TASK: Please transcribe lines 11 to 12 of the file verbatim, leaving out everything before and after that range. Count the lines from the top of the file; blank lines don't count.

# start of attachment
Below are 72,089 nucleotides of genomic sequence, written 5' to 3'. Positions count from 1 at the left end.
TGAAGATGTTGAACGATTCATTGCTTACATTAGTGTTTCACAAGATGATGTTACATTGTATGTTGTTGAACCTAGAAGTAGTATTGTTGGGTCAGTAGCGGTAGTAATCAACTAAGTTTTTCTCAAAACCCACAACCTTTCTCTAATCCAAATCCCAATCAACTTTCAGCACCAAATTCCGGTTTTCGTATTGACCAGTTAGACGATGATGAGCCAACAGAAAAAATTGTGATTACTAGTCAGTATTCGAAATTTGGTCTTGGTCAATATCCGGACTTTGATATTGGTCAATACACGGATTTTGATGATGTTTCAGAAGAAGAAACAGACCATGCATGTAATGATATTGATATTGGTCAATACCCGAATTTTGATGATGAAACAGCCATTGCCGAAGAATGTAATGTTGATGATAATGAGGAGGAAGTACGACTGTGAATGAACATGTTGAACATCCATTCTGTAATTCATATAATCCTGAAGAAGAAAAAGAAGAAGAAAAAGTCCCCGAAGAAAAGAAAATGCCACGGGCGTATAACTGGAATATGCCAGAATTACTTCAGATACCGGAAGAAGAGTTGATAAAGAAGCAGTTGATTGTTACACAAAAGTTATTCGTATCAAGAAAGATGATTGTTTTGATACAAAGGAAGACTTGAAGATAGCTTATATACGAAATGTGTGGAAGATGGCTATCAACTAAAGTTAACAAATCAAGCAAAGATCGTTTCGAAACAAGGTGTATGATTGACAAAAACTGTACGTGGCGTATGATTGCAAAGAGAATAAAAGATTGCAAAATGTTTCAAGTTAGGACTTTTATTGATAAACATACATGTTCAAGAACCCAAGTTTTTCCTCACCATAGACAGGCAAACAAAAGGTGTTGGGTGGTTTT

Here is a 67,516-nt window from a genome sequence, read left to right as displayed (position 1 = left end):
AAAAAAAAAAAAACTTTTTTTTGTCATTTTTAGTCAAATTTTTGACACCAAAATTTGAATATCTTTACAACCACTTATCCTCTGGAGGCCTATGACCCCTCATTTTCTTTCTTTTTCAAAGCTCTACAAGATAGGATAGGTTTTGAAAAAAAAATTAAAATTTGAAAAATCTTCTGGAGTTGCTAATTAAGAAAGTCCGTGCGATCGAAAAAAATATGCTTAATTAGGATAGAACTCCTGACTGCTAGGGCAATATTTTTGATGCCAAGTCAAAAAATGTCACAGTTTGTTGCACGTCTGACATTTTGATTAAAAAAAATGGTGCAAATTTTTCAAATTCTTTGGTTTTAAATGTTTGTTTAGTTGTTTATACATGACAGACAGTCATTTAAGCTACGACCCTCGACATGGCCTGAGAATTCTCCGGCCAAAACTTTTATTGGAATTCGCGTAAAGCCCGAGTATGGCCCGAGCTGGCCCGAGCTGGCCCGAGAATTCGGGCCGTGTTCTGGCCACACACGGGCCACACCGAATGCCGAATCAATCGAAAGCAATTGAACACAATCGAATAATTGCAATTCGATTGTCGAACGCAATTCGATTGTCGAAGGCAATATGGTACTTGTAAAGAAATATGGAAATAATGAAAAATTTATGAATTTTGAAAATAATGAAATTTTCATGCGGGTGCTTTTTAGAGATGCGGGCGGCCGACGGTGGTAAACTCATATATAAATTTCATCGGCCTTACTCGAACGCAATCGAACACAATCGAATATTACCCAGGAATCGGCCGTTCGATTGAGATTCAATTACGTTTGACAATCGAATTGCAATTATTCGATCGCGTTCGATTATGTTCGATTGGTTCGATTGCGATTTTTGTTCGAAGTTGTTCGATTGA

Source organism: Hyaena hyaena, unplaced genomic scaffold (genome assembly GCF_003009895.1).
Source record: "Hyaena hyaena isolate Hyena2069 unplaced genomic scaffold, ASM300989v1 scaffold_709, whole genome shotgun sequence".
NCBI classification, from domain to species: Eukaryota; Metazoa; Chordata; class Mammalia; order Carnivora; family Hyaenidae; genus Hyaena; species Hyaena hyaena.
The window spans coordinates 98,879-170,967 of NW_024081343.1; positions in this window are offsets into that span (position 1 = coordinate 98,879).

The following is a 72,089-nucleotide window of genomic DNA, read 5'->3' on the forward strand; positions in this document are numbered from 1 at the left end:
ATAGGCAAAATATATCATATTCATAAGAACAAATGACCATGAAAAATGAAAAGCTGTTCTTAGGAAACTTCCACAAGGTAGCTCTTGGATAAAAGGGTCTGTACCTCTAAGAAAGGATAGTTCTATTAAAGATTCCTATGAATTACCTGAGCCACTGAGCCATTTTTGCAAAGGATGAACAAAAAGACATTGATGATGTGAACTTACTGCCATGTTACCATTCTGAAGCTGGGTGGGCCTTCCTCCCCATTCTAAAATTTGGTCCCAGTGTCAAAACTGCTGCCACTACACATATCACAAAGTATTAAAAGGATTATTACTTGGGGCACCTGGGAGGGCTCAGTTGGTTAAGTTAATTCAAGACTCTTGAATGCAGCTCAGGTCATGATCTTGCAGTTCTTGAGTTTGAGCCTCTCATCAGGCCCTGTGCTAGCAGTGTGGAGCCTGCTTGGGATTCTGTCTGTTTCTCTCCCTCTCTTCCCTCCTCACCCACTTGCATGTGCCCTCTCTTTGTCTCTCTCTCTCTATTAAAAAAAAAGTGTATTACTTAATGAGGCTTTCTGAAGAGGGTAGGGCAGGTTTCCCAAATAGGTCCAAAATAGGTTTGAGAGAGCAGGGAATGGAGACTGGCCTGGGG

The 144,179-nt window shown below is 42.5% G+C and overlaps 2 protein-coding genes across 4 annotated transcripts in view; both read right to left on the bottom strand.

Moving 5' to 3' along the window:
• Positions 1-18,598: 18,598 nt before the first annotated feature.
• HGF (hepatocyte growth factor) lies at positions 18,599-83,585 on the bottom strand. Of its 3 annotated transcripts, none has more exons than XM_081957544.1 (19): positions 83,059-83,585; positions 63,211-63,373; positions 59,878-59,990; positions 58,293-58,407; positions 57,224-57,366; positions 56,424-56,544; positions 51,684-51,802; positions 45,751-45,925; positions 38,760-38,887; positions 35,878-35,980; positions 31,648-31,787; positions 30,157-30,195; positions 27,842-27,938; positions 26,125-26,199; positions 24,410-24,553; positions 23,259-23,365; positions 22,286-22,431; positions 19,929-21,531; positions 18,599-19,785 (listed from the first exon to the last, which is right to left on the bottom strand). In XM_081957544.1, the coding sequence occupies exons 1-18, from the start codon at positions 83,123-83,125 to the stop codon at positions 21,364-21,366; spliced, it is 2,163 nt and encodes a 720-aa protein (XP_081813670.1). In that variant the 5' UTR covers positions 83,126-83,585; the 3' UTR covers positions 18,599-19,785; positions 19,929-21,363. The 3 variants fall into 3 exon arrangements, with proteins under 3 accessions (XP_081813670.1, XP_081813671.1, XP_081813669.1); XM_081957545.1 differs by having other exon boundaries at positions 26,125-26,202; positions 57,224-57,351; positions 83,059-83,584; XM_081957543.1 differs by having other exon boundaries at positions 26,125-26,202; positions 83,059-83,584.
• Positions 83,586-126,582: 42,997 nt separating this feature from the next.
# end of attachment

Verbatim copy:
The 144,179-nt window shown below is 42.5% G+C and overlaps 2 protein-coding genes across 4 annotated transcripts in view; both read right to left on the bottom strand.

Moving 5' to 3' along the window: